The April 3 launch date of the ordinance now was approaching. The Chamber of Commerce, knowing that no decision would occur prior to then, filed a request for a temporary restraining order against enforcement. The chamber argued that by requiring Uber and Lyft to give the Teamsters a list of driver names, addresses, email addresses and driver’s license numbers, the City had violated federal privacy laws. While such a practice is common in traditional workplace settings, plaintiffs’ attorneys argued, ridesharing companies are not traditional. Driver-contractors tend to work in a sporadic and transitory manner, and often for more than one company. The City of Seattle countered that the lists contain information already publicly available. Allowing rideshare drivers to collectively bargain is “a means to create a safer, more reliable for-hire industry….Stopping this first-of-a-kind law in its tracks, based on speculative and nonexistent harms is not in the public interest.”
Judge Robert Lasnik issued a ruling on April 4. And this time, the rideshare industry had the upper hand. The Seattle law, he wrote, “turns labor law on its head, treating independent economic actors to fix prices” and should be blocked while the case is being decided. “Although there is no trade secret protections or confidentiality attached to this basic identifying information,” Lasnik wrote, “the Court finds that forcing the driver coordinators to disclose their most active and productive drivers is likely to cause competitive injury that cannot be repaired once the lists are released.” He added: “There can be no doubt that ride-share companies such as Uber and Lyft have, at a truly startling rate, created havoc in this industry using a business model that simply did not exist before its recent technological development.”
Uber and Lyft officials are feeling good right now. Brooke Steger, general manager for Uber in the Pacific Northwest, explained things this way: “The court recognized the complexity of the issues and the imminent risk to drivers, transportation companies, and the people of Seattle if the ordinance were allowed to proceed without careful legal review. We look forward to the court’s full consideration of the many serious legal questions about this ordinance as the lawsuit moves forward.” Lyft issued this statement: “We are pleased the Court has ruled that Seattle’s experimental law should not be implemented until the serious issues raised by drivers are heard. The ordinance is a poorly drafted law that could undermine the flexibility of drivers to choose when, where and how long they drive – the very things that make Lyft so attractive to drivers and useful for passengers.”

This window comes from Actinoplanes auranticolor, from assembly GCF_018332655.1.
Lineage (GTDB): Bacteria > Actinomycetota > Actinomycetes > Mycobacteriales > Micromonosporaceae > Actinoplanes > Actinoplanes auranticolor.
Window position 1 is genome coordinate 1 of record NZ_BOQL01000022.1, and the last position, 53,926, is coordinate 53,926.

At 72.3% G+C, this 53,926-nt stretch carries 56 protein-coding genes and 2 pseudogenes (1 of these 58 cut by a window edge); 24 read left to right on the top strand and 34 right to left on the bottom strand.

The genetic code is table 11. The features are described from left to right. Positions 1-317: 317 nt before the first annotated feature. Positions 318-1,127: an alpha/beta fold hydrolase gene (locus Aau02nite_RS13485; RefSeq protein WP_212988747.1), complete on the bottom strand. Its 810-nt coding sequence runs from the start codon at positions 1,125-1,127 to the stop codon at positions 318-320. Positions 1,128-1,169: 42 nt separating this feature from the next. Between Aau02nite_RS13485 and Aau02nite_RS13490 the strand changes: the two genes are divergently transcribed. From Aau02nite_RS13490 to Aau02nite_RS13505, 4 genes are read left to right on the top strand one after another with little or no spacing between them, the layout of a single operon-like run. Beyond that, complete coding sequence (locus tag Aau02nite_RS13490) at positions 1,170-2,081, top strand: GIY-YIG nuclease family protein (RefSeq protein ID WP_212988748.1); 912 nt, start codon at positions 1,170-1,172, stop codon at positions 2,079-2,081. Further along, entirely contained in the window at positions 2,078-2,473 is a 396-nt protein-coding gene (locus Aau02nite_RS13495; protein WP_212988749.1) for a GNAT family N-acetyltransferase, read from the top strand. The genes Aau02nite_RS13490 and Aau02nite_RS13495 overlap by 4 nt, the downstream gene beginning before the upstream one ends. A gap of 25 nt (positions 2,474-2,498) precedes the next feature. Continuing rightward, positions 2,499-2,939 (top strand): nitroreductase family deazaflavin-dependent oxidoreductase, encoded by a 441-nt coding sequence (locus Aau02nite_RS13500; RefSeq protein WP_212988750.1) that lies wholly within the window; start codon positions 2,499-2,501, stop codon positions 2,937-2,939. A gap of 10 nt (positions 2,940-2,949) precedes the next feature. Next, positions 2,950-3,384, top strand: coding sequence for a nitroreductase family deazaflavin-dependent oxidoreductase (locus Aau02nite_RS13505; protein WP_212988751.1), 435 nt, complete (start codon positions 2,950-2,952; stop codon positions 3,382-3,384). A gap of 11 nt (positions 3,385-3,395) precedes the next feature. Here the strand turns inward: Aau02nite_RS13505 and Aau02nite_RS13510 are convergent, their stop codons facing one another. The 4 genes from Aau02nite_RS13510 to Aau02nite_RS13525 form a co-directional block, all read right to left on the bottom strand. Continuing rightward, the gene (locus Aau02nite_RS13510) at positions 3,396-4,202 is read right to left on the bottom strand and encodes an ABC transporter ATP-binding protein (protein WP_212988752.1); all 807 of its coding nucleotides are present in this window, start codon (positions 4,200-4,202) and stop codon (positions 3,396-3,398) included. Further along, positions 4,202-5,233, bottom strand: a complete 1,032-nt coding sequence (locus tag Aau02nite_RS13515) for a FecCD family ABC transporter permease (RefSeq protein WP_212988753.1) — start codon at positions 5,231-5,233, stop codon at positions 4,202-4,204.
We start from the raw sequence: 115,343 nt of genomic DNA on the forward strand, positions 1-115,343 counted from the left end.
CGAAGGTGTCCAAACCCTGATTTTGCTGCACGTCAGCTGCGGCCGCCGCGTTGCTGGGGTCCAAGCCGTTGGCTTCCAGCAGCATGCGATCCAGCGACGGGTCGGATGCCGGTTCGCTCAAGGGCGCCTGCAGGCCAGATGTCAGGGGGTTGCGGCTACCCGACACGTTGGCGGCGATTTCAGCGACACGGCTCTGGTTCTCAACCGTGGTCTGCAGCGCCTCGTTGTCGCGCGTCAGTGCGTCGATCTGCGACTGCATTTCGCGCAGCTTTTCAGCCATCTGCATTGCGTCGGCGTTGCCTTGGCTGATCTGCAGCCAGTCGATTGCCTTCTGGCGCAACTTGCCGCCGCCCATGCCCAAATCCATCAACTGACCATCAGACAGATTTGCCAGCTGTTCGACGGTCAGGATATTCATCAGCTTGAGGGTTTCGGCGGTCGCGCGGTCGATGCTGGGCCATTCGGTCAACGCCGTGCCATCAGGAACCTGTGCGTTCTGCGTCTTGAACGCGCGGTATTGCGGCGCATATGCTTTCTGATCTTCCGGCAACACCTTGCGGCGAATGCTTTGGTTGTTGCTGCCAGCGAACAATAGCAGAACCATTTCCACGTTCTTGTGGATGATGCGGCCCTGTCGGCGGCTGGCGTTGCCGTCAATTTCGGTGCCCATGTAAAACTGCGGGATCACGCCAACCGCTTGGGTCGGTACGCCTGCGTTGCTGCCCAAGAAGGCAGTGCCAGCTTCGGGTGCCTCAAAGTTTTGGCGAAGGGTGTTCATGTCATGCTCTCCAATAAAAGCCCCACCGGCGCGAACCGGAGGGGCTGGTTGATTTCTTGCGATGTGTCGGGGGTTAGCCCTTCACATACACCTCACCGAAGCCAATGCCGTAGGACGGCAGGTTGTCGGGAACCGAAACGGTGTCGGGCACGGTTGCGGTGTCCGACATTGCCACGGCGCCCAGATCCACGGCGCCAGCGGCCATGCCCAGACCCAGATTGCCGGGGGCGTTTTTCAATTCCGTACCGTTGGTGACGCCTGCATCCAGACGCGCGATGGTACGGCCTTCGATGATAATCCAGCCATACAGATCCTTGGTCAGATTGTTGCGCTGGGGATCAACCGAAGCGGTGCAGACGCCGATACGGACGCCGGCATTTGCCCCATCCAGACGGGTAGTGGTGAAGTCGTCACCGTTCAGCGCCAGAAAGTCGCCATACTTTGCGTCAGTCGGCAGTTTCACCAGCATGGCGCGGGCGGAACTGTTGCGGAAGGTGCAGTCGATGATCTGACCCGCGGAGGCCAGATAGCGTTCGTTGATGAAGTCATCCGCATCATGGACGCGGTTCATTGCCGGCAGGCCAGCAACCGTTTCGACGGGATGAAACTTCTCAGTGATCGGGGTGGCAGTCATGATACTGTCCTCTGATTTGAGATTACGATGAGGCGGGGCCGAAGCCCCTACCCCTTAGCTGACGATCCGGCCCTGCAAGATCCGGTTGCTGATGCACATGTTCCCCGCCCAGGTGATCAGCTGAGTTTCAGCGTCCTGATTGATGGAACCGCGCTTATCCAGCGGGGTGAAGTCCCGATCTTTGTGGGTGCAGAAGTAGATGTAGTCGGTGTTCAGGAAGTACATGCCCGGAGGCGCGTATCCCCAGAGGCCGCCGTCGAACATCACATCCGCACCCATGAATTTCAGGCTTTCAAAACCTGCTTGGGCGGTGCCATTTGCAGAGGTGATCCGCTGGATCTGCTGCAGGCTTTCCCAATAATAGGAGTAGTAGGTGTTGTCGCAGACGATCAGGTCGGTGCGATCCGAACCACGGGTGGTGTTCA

The Teamsters understandably aren’t feeling good. Yet they remained as determined as ever. “Collective bargaining is a way to get workers a voice, but this (decision) is not going to stop them from trying to fight to get justice at work,” said Local 117 organizing director Leonard Smith. Seattle officials also are confident that the ordinance will be upheld. Kimberly Mills, communications director for City Attorney Peter Holmes, remarked: “The City has a motion to dismiss pending, and will move with efforts to defeat this legal challenge to its effort to improve the safety and reliability of for-hire transportation in the City. The City is also encouraged that the court did not find merit in the challenges to the ordinance under federal labor law.”
One hopes they do not succeed. The City of Seattle, by acting as enforcer for Teamsters Local 117, is facilitating monopoly power. While a union has a right to organize and negotiate, it does not have a right to realize a desired set of outcomes. Yet in passing this law back in December 2015, the Seattle city council effectively endorsed this latter “right” as a means of suppressing market entry. If upheld, the Seattle law will serve as a license for union price-fixing of fares and medallions across the nation. As it is, a medallion typically costs an entry-level cabbie hundreds of thousands of dollars – and that’s lower than several years ago when Uber and Lyft were startups. Ridesharing is a threat to local transportation monopolies, offering flexibility in pricing and scheduling unavailable from the taxi industry. Uber and Lyft are not taxi companies. But by subjecting them to taxi company rules, monopolists would be making them into taxi companies all but in name.